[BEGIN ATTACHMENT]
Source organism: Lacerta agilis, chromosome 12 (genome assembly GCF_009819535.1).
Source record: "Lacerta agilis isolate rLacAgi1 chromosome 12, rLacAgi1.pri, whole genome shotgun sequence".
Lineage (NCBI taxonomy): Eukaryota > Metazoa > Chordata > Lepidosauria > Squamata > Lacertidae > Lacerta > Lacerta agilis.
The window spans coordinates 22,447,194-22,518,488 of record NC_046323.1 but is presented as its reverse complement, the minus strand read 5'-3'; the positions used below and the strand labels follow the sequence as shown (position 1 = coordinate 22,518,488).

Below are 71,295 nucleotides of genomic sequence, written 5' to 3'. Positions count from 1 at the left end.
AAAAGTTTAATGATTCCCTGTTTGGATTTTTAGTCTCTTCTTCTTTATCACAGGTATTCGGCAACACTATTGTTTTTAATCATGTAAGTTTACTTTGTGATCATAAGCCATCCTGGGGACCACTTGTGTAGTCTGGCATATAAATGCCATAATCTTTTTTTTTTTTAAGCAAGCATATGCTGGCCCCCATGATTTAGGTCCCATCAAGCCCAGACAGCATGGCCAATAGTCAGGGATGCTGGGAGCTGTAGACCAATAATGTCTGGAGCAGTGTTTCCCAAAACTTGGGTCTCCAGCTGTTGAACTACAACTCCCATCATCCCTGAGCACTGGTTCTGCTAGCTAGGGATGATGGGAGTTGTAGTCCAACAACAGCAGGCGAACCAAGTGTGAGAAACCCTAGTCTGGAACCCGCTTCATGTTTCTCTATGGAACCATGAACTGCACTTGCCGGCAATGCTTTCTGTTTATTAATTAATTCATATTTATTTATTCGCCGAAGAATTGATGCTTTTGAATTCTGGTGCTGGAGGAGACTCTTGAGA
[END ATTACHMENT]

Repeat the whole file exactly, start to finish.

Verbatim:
Source organism: Lacerta agilis, chromosome 12 (genome assembly GCF_009819535.1).
Source record: "Lacerta agilis isolate rLacAgi1 chromosome 12, rLacAgi1.pri, whole genome shotgun sequence".
Lineage (NCBI taxonomy): Eukaryota > Metazoa > Chordata > Lepidosauria > Squamata > Lacertidae > Lacerta > Lacerta agilis.
The window spans coordinates 22,447,194-22,518,488 of record NC_046323.1 but is presented as its reverse complement, the minus strand read 5'-3'; the positions used below and the strand labels follow the sequence as shown (position 1 = coordinate 22,518,488).

Below are 71,295 nucleotides of genomic sequence, written 5' to 3'. Positions count from 1 at the left end.
AAAAGTTTAATGATTCCCTGTTTGGATTTTTAGTCTCTTCTTCTTTATCACAGGTATTCGGCAACACTATTGTTTTTAATCATGTAAGTTTACTTTGTGATCATAAGCCATCCTGGGGACCACTTGTGTAGTCTGGCATATAAATGCCATAATCTTTTTTTTTTTTAAGCAAGCATATGCTGGCCCCCATGATTTAGGTCCCATCAAGCCCAGACAGCATGGCCAATAGTCAGGGATGCTGGGAGCTGTAGACCAATAATGTCTGGAGCAGTGTTTCCCAAAACTTGGGTCTCCAGCTGTTGAACTACAACTCCCATCATCCCTGAGCACTGGTTCTGCTAGCTAGGGATGATGGGAGTTGTAGTCCAACAACAGCAGGCGAACCAAGTGTGAGAAACCCTAGTCTGGAACCCGCTTCATGTTTCTCTATGGAACCATGAACTGCACTTGCCGGCAATGCTTTCTGTTTATTAATTAATTCATATTTATTTATTCGCCGAAGAATTGATGCTTTTGAATTCTGGTGCTGGAGGAGACTCTTGAGA